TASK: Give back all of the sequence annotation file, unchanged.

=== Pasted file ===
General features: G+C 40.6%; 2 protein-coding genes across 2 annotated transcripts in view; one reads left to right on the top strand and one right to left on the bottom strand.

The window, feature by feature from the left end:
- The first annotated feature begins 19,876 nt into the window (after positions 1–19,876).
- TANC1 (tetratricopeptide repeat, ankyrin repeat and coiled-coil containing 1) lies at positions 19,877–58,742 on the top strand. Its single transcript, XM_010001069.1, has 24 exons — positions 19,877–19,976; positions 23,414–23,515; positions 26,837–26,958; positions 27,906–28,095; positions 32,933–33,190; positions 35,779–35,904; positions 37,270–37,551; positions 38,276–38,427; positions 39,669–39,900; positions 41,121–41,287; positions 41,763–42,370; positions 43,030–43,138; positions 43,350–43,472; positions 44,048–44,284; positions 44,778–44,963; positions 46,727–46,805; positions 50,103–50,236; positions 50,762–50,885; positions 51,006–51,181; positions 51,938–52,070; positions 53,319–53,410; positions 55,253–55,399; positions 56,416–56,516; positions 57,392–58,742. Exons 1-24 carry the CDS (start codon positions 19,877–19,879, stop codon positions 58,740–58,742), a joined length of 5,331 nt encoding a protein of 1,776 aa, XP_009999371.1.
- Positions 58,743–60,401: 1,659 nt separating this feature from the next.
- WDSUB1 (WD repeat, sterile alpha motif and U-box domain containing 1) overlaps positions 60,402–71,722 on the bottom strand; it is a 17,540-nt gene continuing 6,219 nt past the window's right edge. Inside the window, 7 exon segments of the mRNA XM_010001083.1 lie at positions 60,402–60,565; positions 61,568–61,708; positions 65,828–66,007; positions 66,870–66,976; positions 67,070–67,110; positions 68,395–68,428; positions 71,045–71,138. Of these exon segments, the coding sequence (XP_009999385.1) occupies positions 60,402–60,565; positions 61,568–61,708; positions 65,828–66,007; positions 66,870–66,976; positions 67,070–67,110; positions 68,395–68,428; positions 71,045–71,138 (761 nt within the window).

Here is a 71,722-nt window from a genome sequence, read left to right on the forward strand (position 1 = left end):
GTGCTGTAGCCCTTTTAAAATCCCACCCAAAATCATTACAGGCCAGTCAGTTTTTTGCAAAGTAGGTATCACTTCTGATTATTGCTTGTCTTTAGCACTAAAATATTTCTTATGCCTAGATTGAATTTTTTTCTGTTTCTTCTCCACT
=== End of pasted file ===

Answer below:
General features: G+C 40.6%; 2 protein-coding genes across 2 annotated transcripts in view; one reads left to right on the top strand and one right to left on the bottom strand.

The window, feature by feature from the left end:
- The first annotated feature begins 19,876 nt into the window (after positions 1–19,876).
- TANC1 (tetratricopeptide repeat, ankyrin repeat and coiled-coil containing 1) lies at positions 19,877–58,742 on the top strand. Its single transcript, XM_010001069.1, has 24 exons — positions 19,877–19,976; positions 23,414–23,515; positions 26,837–26,958; positions 27,906–28,095; positions 32,933–33,190; positions 35,779–35,904; positions 37,270–37,551; positions 38,276–38,427; positions 39,669–39,900; positions 41,121–41,287; positions 41,763–42,370; positions 43,030–43,138; positions 43,350–43,472; positions 44,048–44,284; positions 44,778–44,963; positions 46,727–46,805; positions 50,103–50,236; positions 50,762–50,885; positions 51,006–51,181; positions 51,938–52,070; positions 53,319–53,410; positions 55,253–55,399; positions 56,416–56,516; positions 57,392–58,742. Exons 1-24 carry the CDS (start codon positions 19,877–19,879, stop codon positions 58,740–58,742), a joined length of 5,331 nt encoding a protein of 1,776 aa, XP_009999371.1.
- Positions 58,743–60,401: 1,659 nt separating this feature from the next.
- WDSUB1 (WD repeat, sterile alpha motif and U-box domain containing 1) overlaps positions 60,402–71,722 on the bottom strand; it is a 17,540-nt gene continuing 6,219 nt past the window's right edge. Inside the window, 7 exon segments of the mRNA XM_010001083.1 lie at positions 60,402–60,565; positions 61,568–61,708; positions 65,828–66,007; positions 66,870–66,976; positions 67,070–67,110; positions 68,395–68,428; positions 71,045–71,138. Of these exon segments, the coding sequence (XP_009999385.1) occupies positions 60,402–60,565; positions 61,568–61,708; positions 65,828–66,007; positions 66,870–66,976; positions 67,070–67,110; positions 68,395–68,428; positions 71,045–71,138 (761 nt within the window).

Here is a 71,722-nt window from a genome sequence, read left to right on the forward strand (position 1 = left end):
GTGCTGTAGCCCTTTTAAAATCCCACCCAAAATCATTACAGGCCAGTCAGTTTTTTGCAAAGTAGGTATCACTTCTGATTATTGCTTGTCTTTAGCACTAAAATATTTCTTATGCCTAGATTGAATTTTTTTCTGTTTCTTCTCCACT